|Planting season is here|
|Kunig, my adopted canine, surveying the sunset scene in Maligcong|
|Breathtaking at sunset|
The routine of no routine. I'm normally big on itineraries but since I'm backpacking solo, I didn't make one. Haha, I was working up to the day I was set to leave so even if I wanted to, I simply didn't have the time. Besides, everyday is already a rush so I certainly welcome the prospect of deliberately junking the routine. Hmmm, maybe I do have some sort of routine but it's something as laidback as this:
• wake up around 8:30-9:30am
• admire the terraces from my window
• say my morning prayers, read a chapter from the Holy Bible
• open the door to find Kunig asleep on my foot mat; rub his snout and belly
• sit on the terrace, drink coffee and mountain tea while sharing oatmeal cookies with Kunig
• play again with Kunig and mimic animal sounds with 4-year old Jounin, Suzette's youngest child
• chat with Suzette if she's not busy cooking/baking/attending to the kids/supervising repair/construction work
• read a book or that Outside Magazine issue I brought along
• write on my journals
• take a bath ignoring the ice-cold water
• take a nap or hike to the school viewpoint with Kunig, shoot pictures if only I feel like it
• buy a Coke and some bread at the lone sari-sari store
• eat lunch and dinner in between these "activities", kamayan style (eating with bare hands)
• read a book in bed using my headlamp after lights out
• marvel at the fireflies which have strayed into my room (I keep the door open until early morning as Kunig sleeps by the doorway and often wakes to look my way)
Repeat the next day. And the next.
It's refreshing to just forget the date, letting the days blend seamlessly, one into the next.
|Kaingin concern on cogonal areas blowing into the patches of forest|
|Kunig & Og resting on the terrace trail|
SIDE NOTES: I have found my home in the Mountain Province at Suzette's Homestay in Maligcong. Last time I was here, our stay was just too short but I felt immediately at home.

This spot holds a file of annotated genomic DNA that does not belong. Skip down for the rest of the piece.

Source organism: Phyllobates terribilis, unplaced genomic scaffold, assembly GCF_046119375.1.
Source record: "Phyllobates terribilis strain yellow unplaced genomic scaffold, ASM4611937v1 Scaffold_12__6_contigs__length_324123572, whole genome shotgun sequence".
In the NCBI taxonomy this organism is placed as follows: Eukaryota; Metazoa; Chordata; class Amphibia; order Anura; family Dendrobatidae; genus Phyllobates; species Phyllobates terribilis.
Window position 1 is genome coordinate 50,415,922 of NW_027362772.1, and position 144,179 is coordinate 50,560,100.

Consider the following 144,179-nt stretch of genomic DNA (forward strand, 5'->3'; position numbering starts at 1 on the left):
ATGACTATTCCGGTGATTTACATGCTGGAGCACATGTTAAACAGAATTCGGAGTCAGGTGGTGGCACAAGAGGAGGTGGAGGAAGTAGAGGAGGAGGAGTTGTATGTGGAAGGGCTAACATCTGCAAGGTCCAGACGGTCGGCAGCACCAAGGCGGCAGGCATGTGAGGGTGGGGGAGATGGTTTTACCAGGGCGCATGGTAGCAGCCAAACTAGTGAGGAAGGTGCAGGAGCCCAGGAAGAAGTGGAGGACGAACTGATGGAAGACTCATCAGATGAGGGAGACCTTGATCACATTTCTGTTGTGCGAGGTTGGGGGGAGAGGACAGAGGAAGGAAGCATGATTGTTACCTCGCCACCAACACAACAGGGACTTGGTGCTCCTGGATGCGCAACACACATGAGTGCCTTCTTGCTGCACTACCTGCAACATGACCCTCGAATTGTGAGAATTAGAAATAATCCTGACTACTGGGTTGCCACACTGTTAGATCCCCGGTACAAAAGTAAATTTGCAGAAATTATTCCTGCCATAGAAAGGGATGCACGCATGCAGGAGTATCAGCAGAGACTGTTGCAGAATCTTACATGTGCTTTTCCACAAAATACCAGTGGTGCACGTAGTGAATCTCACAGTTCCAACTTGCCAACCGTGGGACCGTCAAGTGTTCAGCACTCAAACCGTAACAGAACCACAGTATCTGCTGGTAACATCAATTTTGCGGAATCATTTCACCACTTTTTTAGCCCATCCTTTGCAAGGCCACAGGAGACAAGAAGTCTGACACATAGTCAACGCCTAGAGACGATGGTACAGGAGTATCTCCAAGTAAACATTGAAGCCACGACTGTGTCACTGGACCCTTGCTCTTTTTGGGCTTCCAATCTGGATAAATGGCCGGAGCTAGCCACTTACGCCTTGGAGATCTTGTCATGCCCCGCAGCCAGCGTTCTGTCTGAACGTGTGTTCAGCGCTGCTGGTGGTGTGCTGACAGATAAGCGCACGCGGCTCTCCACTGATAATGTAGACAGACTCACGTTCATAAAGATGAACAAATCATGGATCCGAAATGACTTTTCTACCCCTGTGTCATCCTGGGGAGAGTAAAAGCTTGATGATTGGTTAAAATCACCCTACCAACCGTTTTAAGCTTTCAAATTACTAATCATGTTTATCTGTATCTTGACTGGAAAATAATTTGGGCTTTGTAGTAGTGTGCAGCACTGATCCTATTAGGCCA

It's more than just about the creature comforts that matter to me but the charm, the warmth and hospitality of this homestay that I find priceless. Suzette often goes out of her way to attend to the needs (oftentimes whims) of guests. The food, regardless of whether it came from the market or the front yard garden (soon, fresh produce from nearby Tala Farms of Sir Joel Fagsao), is always a labor of love. Oh, and let's not forget the freshly-baked oat bars and cookies that go so well with the mountain tea or brewed coffee. Of course, I can't talk enough about my adopted dog, Kunig, the mongrel ambassador of the homestay. Suzette jokes I'm Kunig's dad and this canine extends the hospitality further, welcoming new arrivals and accompanying guests in their forays to the terraces or the mountain.
Reading the logbook, it feels good to have some sort of hand in helping convince tourists to wander into this village and discover its charms. With the incremental uptick in guests, the homestay is adding a family room with its own toilet & bath along with a second common outhouse T&B. Things are slowly changing and perking up but I wish that it, along with the rest of the village, remains as charming and hospitable as when we first found it.
CONTACT DETAILS. To reserve accommodations at Suzette's Homestay and Coffee Place, call or text Suzette Che-es at 0915-546-3557.
HOW TO GET TO MALIGCONG: From Manila, board a bus headed to Banaue or Bontoc. From Banaue, ride the bus going to Bontoc. From Baguio, ride the GL (P212) or Rising Sun bus (P176) for Bontoc. Then get on the jeepney headed to Maligcong at the side street near the munisipyo and public market; fare: P20.
NEXT ON LAGALOG:
Maligcong and nearby Tala Farms:
A Totally Organic Experience